Researching health and welfare in an era of superdiversity

Introduction

In this chapter we highlight some of the main shortcomings of existing approaches to researching health, welfare and healthcare access in diverse places. In particular we explore some of the risks of the adoption of ethno-national sampling techniques and of a siloed approach to understanding welfare and healthcare-seeking behaviours. We argue the need for methods which move away from groupism and which can examine processes undetway in highly complex settings. We then set out a number of different methods for exploring health and welfare in areas of superdiversity, including community research, respondent-driven sampling and maximum diversity sampling before outlining the mixed methods approach we adopted to examine welfare bricolage in superdiverse neighbourhoods. The remainder of the chapter describes in detail the methods implemented in a parallel sequential methodology and the ways in which data was analysed to maximise the usefulness of a comparative approach.

Understanding and researching diversity, healthcare and the welfare state

As we outline in Chapter 3 it was not until post-World War II migration to different areas of Europe that significant attention was focused on the health of migrant populations. Only when health was perceived as a potential risk to the non-migrant population were migrants given attention by researchers and healthcare services to diminish any ‘threat’. Furthermore, other welfare needs of migrants received no attention whatsoever. However, once it was evident that migrants were settling permanently and being joined by family in many European cities, attention turned to incidences of chronic disease and focused mainly on risk factors and outcomes for migrant populations. Problem areas, identified through a (biased) Western ethnocentric lens, were associated with migrant behaviours considered to be harmful. In addition, the health of migrants was associated with international travel and migrants were seen as carriers of certain tropical diseases.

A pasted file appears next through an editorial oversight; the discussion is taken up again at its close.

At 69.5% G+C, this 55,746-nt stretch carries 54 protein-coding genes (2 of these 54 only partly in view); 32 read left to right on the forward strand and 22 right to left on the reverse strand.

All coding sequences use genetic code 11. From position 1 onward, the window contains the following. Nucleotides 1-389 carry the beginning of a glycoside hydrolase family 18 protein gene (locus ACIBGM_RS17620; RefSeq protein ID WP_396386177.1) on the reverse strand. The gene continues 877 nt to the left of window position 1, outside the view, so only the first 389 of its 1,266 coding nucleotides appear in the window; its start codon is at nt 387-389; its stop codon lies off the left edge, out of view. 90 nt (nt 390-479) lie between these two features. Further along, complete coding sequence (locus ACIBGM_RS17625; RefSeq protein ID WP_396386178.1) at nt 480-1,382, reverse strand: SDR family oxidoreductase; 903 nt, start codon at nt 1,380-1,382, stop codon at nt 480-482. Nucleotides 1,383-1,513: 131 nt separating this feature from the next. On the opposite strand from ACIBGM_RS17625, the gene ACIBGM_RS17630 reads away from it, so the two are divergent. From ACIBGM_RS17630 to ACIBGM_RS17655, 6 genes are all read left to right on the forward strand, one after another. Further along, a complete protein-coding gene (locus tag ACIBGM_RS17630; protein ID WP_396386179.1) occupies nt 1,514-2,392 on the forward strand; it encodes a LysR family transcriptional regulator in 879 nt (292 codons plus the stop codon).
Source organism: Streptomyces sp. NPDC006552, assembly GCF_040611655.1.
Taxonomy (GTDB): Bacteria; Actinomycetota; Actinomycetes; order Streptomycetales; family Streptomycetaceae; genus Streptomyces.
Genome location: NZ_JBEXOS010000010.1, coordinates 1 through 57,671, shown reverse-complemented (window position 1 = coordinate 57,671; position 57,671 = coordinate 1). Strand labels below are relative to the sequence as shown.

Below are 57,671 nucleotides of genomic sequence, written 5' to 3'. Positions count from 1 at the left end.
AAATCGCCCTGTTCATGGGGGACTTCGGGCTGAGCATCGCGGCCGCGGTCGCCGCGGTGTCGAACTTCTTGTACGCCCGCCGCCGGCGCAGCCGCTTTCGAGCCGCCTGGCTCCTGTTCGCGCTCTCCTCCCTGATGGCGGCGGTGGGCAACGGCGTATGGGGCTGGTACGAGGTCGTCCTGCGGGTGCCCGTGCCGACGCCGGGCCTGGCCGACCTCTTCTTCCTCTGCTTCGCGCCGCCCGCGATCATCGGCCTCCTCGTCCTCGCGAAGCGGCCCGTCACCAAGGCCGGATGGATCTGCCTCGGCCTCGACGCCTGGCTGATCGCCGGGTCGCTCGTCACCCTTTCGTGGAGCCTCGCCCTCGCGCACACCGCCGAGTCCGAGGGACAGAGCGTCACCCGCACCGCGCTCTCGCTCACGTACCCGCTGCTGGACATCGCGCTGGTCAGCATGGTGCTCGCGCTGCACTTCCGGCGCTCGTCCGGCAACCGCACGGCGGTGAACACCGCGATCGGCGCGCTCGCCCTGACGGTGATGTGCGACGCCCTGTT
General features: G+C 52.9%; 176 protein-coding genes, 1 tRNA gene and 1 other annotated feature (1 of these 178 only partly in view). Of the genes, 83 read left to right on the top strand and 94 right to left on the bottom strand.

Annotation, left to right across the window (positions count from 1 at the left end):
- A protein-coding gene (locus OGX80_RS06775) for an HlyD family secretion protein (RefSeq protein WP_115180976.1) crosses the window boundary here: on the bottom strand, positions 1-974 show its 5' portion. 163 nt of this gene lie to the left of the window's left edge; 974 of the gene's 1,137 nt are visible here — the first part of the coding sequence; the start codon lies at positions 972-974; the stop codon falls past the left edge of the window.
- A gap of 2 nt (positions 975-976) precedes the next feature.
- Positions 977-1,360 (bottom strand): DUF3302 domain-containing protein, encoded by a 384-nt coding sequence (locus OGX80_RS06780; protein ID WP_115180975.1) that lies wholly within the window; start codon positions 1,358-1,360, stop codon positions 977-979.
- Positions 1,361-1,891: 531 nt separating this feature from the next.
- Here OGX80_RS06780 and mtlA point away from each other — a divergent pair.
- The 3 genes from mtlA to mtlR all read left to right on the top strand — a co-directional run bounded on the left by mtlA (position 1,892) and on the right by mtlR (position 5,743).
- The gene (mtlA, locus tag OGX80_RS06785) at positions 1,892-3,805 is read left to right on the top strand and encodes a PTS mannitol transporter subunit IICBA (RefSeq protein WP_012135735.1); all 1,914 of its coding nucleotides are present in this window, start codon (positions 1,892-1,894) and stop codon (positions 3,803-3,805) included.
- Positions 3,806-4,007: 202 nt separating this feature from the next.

In the UK, socio-economic inequalities in mortality and morbidity were connected to country of birth through the introduction of ethnic group categories, a move that acknowledged the permanence of migrant populations but implied high levels of intra-group homogeneity. Ethnic categories were intended to enable the identification of inequalities between ethnic groups (Nazroo, 2001) with the ‘White British’ category as a comparator. The number of ethnic categories used in the UK has varied over time (but rarely goes beyond 11) and were developed in the 1990s prior to the emergence of superdiversity. However, since this time they have changed relatively little. In any event, the scale and speed of change associated with the increasing diversity of populations means that any attempt to update categories is pointless. As such, they have rapidly become out of date and fail to reflect changing migration patterns (Aspinall, 2012).

The specificity of the UK ethnic categories also prevents comparison with other countries. Many EU countries, including Portugal, Sweden and Germany, explicitly prohibit the use of racial or ethnic categories, and instead focus on categorising migrants as ‘foreign-born’ and their descendants as children of foreign- born. In Portugal, categories only reflect country of origin or birth, while multiple ethnic or racial identities are made invisible; this approach contributes to erasing the vivid colonial history among Portuguese individuals who were born in the former colonies or those who lost their birth citizenship after the independence of those colonies (Padilla & Franca, 2020; Padilla & Ortiz, 2012). Hence the increasing diversity of populations is often invisible in administrative data.